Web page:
Summer Santa: FredNats usher spreads cheer
FREDERICKSBURG, Virginia -- On a recent Friday evening at FredNats Ballpark, usher Bruce Thompson was stationed in front of the playground located in the right-field corner of the concourse. Most of the children he was supervising had never seen him before, yet they knew exactly who he was. "Tonight, I've
FREDERICKSBURG, Virginia -- On a recent Friday evening at FredNats Ballpark, usher Bruce Thompson was stationed in front of the playground located in the right-field corner of the concourse. Most of the children he was supervising had never seen him before, yet they knew exactly who he was.
"Tonight, I've had four [kids] come up to me and say, 'Hey, are you Santa Claus?'" said Thompson, brightly dressed in an orange collared shirt and a red Fredericksburg Nationals cap. "I say, 'Yep, I'm watching you, making sure you're behaving. Making my list and checking it twice.'"
Thompson is Santa Claus, in a sense, and not just because he possesses a long white beard, flowing white hair and a benevolent countenance. The longtime Fredericksburg resident, a retired Amtrak train conductor, has suited up as jolly old St. Nick for decades. While biding his time until the Christmas season, Thompson is working for Fredericksburg's new Low-A Minor League Baseball team. In his view, FredNats Ballpark is an ideal place of employment for an offseason Santa.
"I'm a major baseball fan, so this is a great way to get a part-time job," said Thompson. "The people here with the FredNats, spectacular. A lot of the employees here, a lot of the ushers, it's become like family. We all look out for each other."
Thompson's Santa Claus career began in his hometown of Vienna, Virginia. He was a member of the volunteer fire department and wore the suit in local parades. He also had plenty of opportunity to hone his Santa skills while working for Amtrak.
"For 26 years, I was doing the Auto Train from Norton, Virginia to Sanford, Florida and back. We would leave at 4 in the afternoon and be there at 9 in the morning, then an 18-hour layover," he said. "So it's fun. Play golf, eating some of the finest lunches, and gain weight. ... During Christmastime, when there'd be about an hour until we'd hit another train station, Santa would come out. I'd walk through the aisles and pass out candy canes. Kids love it. I have a ton of pictures that people would send to Amtrak, 'Hey, thanks for sending Santa Claus on your train.' You know, it's public relations."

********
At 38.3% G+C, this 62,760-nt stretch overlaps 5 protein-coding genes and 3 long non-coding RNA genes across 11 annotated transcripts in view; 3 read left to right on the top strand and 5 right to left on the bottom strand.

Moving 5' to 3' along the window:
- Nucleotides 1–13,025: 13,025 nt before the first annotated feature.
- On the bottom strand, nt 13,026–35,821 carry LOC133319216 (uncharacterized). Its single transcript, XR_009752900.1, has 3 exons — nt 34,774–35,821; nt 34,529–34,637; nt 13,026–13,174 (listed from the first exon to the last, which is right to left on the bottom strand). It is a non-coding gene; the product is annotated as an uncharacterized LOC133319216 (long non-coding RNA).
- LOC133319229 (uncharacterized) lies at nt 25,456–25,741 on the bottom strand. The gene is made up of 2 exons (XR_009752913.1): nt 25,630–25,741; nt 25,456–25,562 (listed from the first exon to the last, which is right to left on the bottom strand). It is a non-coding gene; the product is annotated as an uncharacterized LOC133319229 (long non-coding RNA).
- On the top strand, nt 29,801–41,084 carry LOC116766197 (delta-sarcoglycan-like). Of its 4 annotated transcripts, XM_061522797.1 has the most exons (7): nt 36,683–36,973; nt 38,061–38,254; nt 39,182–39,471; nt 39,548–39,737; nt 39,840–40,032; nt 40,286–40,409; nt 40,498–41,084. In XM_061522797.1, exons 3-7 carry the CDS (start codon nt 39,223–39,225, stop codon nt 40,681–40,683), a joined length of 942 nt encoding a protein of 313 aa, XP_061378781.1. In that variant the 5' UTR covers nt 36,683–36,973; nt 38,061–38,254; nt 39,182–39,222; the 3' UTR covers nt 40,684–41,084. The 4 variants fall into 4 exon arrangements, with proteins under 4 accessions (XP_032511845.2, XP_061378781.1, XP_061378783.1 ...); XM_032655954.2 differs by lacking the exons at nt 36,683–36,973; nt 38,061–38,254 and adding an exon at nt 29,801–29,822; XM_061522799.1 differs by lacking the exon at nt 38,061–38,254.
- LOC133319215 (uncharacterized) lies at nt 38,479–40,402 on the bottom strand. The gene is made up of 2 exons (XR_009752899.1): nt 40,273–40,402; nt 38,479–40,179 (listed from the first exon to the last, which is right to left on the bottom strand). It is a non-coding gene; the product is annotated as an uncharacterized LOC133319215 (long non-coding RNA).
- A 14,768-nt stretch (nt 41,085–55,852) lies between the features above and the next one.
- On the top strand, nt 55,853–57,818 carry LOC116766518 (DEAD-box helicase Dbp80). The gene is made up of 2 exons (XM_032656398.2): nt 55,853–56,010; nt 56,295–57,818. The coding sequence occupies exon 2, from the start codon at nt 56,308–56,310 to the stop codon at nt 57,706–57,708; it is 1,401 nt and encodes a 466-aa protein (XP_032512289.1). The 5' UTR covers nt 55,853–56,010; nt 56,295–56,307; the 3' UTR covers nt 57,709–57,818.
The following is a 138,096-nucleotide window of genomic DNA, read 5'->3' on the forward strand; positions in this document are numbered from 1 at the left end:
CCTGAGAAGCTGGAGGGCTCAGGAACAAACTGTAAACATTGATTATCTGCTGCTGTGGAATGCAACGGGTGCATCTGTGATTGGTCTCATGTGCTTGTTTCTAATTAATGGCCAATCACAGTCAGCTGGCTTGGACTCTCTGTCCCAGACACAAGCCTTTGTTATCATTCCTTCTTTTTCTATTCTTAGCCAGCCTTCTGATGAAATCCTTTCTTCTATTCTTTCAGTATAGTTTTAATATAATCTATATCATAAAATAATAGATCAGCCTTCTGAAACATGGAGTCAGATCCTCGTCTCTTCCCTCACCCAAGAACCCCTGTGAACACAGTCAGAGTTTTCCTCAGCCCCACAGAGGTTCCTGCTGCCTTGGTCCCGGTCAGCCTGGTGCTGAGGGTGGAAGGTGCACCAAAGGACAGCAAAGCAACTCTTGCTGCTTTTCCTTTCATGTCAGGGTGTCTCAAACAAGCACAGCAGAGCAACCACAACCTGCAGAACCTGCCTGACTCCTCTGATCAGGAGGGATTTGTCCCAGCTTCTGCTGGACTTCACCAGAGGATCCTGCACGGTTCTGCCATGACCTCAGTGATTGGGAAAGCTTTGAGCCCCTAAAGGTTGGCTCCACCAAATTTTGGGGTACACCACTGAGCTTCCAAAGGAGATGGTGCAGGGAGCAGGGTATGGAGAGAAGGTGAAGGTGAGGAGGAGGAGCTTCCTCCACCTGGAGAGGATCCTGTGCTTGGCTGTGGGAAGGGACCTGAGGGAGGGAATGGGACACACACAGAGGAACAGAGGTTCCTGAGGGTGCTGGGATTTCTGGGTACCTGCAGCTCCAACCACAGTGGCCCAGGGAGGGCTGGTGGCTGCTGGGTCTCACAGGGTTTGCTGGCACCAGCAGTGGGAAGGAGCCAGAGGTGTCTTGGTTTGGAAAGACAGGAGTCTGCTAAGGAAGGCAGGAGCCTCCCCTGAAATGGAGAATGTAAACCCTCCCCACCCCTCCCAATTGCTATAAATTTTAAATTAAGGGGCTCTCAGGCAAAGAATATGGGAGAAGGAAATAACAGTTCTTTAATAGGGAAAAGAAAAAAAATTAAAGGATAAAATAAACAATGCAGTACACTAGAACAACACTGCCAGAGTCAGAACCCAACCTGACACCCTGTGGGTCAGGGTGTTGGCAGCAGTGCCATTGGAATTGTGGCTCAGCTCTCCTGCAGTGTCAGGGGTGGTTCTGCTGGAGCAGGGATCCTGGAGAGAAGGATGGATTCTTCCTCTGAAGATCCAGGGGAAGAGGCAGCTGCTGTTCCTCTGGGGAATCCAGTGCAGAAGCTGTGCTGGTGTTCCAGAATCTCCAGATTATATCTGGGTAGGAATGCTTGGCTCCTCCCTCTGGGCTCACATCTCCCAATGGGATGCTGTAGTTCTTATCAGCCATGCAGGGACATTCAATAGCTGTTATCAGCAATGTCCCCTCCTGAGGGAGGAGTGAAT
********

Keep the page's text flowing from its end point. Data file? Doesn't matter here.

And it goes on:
Each holiday season, from the second week of October through Christmas Eve, Thompson regularly makes appearances as Santa. The engagements that mean the most to him are with organizations that work on behalf of children dealing with cancer and other serious illnesses. Thompson is a cancer survivor himself, and currently fighting a recent recurrence.
"I have the Shriners, St. Jude, NIH Children's Hospital. Working with the kids who had cancer, seeing the smile they give you. They know they're ill, and they know this might be their last Christmas," said Thompson. "I mean, growing the beard and the long hair, it's worth it just to have that smile. It's a twinkle in the eye when you see them. Many a time I've cried, you know, getting a hug and 'Thank you, Santa.'"
Thompson went on to speak matter-of-factly about his own battle with cancer.
"I don't let it stop me," he said. "I had chemo this morning. I get it once a week. It's hard, but the way I look at it is, life is short and you've got to enjoy it."
Thompson will therefore keep finding joy in what he's doing, whether he's dressed in Santa's suit, hat and boots or wearing a bright orange shirt as a Fredericksburg Nationals usher. No matter the context, the same spirit prevails.
"I meet a lot of parents here who come to see their kids play [for the FredNats]," he said. "One of the moms says, 'I don't know if my son's eating OK, and I worry about him and we're in California.' I said, 'Hey, I'm Santa Claus. Here's my card. If he ever needs a homecooked meal, tell him to call me.'
"It's fun. I'm good at it. I'm a good Santa."
Benjamin Hill is a reporter for MiLB.com and writes Ben's Biz Blog. Follow Ben on Twitter @bensbiz.